Tuesday, December 29, 2009
Before I begin, I would encourage you to read the article and the comments written from readers and Mathews himself. There is a lot of great insight going on, and Mathews does respond, keeping a relatively open mind and providing clarifying points when needed. He even admits when he makes a bad statement or compliments someone who proves him wrong.
The Healthy Schools Act would require, as Mathews writes, the following: "The new bill would require every public school student in kindergarten through fifth grade to have 150 minutes of P.E. (30 minutes a day). Sixth- through eighth-graders would be required to take 225 minutes (45 a day)."
These new physical education guidelines fit in with the guidelines set by the American Heart Association for most healthy people of at least 30 minutes of physical activity most days of the week. The 150 minutes per week also fits the guidelines set by the American Alliance for Health, Physical Education, Recreation, and Dance. AAHPERD consists of professionals involved in the fields of health education, physical education, fitness, recreation, sports and coaching, etc. The organization is a huge advocate for anything promoting health and fitness, and a great organization to be involved in.
Mathews argues that DC school children need to spend more time in the classroom due to underachieving test scores. However, physical education is important in learning. As pointed out on Ed Burke's The Slow Cook, many studies have been done showing that physical education classes can improve academic performance. This was drilled into our heads at Springfield as a way to advocate for our profession as physical or health educators. I won't repeat the stats from the other blog, but the information provided by Ed Burke is spot on.
The schools also provide a location for students to work out in gym class. Students living in urban areas may have difficulty finding space to play/exercise in or may not have the resources needed for programs that their suburban counterparts enjoy. The food section of the bill would serve local fruits and vegetables to elementary school students one to three times a week, depending on the season. Why is this a bad thing? This saves in fuel costs, contributes to the local economy, and will taste better too.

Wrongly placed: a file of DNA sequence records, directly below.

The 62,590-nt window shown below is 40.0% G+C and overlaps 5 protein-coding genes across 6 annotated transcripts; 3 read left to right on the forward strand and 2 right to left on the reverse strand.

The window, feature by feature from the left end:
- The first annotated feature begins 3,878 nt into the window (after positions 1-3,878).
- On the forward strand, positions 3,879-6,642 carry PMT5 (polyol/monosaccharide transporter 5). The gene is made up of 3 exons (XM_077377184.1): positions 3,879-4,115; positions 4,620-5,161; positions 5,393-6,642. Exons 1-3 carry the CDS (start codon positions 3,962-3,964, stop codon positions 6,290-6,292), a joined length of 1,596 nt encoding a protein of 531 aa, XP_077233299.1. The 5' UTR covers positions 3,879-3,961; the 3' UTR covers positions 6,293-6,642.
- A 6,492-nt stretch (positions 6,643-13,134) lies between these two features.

I'm not sure if Mathews understands the role of the coordinated school health program (CSHP) in education today. For basic information on the CSHP, see an earlier post I wrote last year. Ideally, a CSHP contains multiple parts working in conjunction with each other in order to help maintain healthy young people. Two critical portions of this model, physical education and food services, are positively affected by the proposed Healthy Schools Act. Hopefully, the other components are active in the DC schools as well.
Has Mathews spent time in a classroom with middle school students who simply need time to run around and burn off some energy? It can be very hard to control kids who have no outlet for their energy. I would prefer an odiferous, post-phys. ed class any day of the week over a class that has too much energy to handle. They're not focused if they have built up energy. I strive to set an example by my own physical activity, and I know in my district, the kids would be very upset if their physical education classes were cut.
Much of education has nothing to do with what students learn in classes they may not use in their entire life. This is the importance of physical education and health education: providing tools for a lifetime of healthy living. The long term, positive effects of this is for another post, but they are numerous.
My next post will have something to do with the classroom. Check back within the week!
As always, please leave comments telling me what you think. I, like Mathews, want to hear the whole side of the story.
Monday, December 28, 2009
Sunday, November 1, 2009
So, check back for updates!
Saturday, January 10, 2009
Recommended Read: Health Is Academic: A Guide to Coordinated School Health Programs. Edited by Eva Marx and Susan Frelick Wooley with Daphne Northrop.
The content is based on the knowledge and experiences of teachers, principals, administrators, school board members, nurses, psychologists, counselors, and other health and education experts around the country. Top researches in the field wrote the chapters, and more than 300 professional educators reviewed them."
What I Say:
- focuses on key risks to health and learning
- receives support from students, family, friends, and adults within the school community
- draws on the thoughts and efforts of many disciplines, community groups, and agencies
- uses multiple programs or components
- provides staff development programs
- uses inclusive and broadly based program planning"
Wednesday, January 7, 2009
I'm going to noodle around with the format a little bit and make sure it's something I like before I start writing enteries. I'm not sure how often I'll update, but check back soon! Feel free to send me an e-mail with any questions or comments.